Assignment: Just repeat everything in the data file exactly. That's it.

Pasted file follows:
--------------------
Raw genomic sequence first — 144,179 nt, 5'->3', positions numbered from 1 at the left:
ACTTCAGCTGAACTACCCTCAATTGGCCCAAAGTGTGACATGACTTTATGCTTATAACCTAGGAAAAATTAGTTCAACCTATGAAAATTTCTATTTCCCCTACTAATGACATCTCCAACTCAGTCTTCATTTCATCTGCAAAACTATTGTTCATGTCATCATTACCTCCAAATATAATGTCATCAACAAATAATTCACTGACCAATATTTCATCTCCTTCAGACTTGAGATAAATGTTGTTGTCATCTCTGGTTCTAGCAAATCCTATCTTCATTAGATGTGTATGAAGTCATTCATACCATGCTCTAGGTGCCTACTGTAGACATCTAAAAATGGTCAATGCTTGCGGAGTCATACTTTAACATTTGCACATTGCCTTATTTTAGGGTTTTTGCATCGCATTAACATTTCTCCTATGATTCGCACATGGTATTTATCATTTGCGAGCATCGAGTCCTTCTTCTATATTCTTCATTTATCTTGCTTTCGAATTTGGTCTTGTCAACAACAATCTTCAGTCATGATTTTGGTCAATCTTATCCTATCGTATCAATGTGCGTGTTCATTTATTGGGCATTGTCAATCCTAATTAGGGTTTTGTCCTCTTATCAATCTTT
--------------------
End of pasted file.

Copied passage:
Raw genomic sequence first — 144,179 nt, 5'->3', positions numbered from 1 at the left:
ACTTCAGCTGAACTACCCTCAATTGGCCCAAAGTGTGACATGACTTTATGCTTATAACCTAGGAAAAATTAGTTCAACCTATGAAAATTTCTATTTCCCCTACTAATGACATCTCCAACTCAGTCTTCATTTCATCTGCAAAACTATTGTTCATGTCATCATTACCTCCAAATATAATGTCATCAACAAATAATTCACTGACCAATATTTCATCTCCTTCAGACTTGAGATAAATGTTGTTGTCATCTCTGGTTCTAGCAAATCCTATCTTCATTAGATGTGTATGAAGTCATTCATACCATGCTCTAGGTGCCTACTGTAGACATCTAAAAATGGTCAATGCTTGCGGAGTCATACTTTAACATTTGCACATTGCCTTATTTTAGGGTTTTTGCATCGCATTAACATTTCTCCTATGATTCGCACATGGTATTTATCATTTGCGAGCATCGAGTCCTTCTTCTATATTCTTCATTTATCTTGCTTTCGAATTTGGTCTTGTCAACAACAATCTTCAGTCATGATTTTGGTCAATCTTATCCTATCGTATCAATGTGCGTGTTCATTTATTGGGCATTGTCAATCCTAATTAGGGTTTTGTCCTCTTATCAATCTTT